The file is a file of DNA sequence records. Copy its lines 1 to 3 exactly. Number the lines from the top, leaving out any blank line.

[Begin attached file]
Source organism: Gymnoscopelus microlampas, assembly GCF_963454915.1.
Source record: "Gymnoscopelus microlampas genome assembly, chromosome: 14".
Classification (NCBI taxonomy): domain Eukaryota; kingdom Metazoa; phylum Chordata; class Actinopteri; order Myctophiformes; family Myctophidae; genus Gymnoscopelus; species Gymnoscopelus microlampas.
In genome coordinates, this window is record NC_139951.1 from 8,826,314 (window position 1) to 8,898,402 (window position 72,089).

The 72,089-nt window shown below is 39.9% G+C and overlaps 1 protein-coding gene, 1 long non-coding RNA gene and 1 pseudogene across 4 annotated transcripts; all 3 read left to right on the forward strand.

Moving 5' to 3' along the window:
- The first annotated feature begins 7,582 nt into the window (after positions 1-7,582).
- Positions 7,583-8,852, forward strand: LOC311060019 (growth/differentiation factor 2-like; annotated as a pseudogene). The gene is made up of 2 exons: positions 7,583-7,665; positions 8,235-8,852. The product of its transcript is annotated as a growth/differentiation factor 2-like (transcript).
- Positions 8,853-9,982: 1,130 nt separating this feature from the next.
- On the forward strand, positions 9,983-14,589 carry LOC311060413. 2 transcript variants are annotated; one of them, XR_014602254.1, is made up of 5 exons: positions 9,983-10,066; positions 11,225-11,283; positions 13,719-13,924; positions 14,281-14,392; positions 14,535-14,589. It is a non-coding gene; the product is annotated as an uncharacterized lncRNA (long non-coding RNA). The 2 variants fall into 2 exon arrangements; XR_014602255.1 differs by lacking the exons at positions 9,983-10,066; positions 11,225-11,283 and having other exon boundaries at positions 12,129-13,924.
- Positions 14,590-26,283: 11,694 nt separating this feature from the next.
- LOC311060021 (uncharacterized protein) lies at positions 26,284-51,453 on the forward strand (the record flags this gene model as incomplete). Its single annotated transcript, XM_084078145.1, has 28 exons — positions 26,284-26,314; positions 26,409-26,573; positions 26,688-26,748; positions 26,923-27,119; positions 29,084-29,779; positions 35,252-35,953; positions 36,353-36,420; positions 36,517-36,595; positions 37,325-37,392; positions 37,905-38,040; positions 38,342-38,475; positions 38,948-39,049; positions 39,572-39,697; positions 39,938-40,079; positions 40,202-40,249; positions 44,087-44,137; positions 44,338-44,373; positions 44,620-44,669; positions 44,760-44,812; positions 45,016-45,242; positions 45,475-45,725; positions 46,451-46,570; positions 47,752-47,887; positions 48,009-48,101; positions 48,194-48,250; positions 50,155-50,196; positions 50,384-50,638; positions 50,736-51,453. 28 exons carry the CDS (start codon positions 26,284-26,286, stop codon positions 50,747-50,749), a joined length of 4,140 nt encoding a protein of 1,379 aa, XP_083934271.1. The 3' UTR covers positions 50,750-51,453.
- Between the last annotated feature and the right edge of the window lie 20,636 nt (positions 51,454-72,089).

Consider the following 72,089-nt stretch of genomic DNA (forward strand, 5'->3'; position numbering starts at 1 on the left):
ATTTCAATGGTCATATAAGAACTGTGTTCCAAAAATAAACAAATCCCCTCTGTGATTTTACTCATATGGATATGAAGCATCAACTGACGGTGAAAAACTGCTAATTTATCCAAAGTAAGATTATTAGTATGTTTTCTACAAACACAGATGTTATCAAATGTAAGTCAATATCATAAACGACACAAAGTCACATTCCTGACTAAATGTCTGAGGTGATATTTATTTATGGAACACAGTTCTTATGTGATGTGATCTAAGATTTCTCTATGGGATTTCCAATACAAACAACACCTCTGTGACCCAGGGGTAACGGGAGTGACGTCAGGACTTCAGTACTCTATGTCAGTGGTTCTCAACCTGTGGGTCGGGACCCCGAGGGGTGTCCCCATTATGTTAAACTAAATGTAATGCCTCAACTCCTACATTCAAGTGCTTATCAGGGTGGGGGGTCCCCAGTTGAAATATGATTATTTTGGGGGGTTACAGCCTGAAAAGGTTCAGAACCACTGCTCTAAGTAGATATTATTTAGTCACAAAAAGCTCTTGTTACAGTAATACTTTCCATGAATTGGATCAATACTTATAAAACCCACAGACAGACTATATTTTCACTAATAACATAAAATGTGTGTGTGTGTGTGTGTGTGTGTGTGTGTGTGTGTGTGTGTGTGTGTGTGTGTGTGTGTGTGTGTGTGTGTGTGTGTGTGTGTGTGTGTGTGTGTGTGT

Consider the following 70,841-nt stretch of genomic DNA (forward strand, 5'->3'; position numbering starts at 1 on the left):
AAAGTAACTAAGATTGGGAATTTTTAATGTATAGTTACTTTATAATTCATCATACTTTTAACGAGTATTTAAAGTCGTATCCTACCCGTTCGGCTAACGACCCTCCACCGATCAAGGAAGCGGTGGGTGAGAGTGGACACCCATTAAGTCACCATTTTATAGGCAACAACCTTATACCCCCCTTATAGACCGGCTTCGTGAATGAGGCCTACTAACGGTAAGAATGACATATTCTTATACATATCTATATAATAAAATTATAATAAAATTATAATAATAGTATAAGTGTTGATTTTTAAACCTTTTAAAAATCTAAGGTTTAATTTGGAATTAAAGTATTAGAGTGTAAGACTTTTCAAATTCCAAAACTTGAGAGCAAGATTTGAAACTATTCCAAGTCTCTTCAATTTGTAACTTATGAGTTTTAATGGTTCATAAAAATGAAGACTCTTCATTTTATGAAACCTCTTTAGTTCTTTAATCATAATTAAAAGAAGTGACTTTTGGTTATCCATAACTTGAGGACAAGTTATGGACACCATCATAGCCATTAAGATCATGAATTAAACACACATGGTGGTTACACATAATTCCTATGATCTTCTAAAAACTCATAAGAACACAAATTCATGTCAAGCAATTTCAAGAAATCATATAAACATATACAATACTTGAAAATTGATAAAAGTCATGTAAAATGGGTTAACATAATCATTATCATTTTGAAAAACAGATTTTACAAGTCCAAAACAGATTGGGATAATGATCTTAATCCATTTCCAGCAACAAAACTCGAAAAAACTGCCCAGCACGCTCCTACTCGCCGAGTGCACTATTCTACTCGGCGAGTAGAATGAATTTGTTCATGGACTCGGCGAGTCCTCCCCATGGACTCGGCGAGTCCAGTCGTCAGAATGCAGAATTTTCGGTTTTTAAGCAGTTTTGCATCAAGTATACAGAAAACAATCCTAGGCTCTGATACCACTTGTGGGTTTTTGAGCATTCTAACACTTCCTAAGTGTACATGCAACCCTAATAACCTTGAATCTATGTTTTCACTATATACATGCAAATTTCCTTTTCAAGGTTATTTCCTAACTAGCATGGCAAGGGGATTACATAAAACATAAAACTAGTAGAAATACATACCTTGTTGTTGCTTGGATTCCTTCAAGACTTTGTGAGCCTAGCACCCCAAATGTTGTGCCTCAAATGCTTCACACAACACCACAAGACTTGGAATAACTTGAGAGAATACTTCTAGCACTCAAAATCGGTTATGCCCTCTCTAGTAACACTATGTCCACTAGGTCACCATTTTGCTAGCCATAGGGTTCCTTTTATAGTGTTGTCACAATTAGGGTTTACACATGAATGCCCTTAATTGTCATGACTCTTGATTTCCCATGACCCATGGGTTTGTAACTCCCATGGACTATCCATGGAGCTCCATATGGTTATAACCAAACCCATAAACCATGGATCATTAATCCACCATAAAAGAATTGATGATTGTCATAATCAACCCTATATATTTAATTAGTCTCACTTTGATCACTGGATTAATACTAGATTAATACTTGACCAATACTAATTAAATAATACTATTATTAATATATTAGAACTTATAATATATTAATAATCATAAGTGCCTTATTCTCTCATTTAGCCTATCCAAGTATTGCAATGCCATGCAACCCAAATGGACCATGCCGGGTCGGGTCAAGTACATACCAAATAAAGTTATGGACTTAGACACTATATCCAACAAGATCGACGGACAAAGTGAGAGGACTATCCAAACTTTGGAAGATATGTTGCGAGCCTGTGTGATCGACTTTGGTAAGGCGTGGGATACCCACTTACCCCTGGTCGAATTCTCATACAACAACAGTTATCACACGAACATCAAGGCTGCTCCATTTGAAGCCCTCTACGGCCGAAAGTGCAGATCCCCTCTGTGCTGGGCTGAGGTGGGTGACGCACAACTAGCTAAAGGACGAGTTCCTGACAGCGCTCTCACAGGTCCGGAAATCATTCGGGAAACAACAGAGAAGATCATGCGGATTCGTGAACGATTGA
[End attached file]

Source organism: Gymnoscopelus microlampas, assembly GCF_963454915.1.
Source record: "Gymnoscopelus microlampas genome assembly, chromosome: 14".
Classification (NCBI taxonomy): domain Eukaryota; kingdom Metazoa; phylum Chordata; class Actinopteri; order Myctophiformes; family Myctophidae; genus Gymnoscopelus; species Gymnoscopelus microlampas.